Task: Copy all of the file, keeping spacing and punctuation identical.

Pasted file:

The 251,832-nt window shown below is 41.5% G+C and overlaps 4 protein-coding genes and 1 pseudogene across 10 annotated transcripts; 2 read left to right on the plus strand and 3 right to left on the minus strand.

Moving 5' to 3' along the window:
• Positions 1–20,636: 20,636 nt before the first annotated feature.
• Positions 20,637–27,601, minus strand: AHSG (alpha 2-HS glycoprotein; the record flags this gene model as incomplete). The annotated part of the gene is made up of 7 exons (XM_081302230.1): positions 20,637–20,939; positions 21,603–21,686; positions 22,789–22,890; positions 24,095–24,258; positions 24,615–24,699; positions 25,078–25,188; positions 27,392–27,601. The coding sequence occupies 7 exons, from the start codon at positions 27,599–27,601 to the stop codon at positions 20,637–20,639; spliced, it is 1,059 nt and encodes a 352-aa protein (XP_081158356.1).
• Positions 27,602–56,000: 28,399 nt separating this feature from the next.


The 251,832-nt window shown below is 41.5% G+C and overlaps 4 protein-coding genes and 1 pseudogene across 10 annotated transcripts; 2 read left to right on the plus strand and 3 right to left on the minus strand.

Moving 5' to 3' along the window:
• Positions 1–20,636: 20,636 nt before the first annotated feature.
• Positions 20,637–27,601, minus strand: AHSG (alpha 2-HS glycoprotein; the record flags this gene model as incomplete). The annotated part of the gene is made up of 7 exons (XM_081302230.1): positions 20,637–20,939; positions 21,603–21,686; positions 22,789–22,890; positions 24,095–24,258; positions 24,615–24,699; positions 25,078–25,188; positions 27,392–27,601. The coding sequence occupies 7 exons, from the start codon at positions 27,599–27,601 to the stop codon at positions 20,637–20,639; spliced, it is 1,059 nt and encodes a 352-aa protein (XP_081158356.1).
• Positions 27,602–56,000: 28,399 nt separating this feature from the next.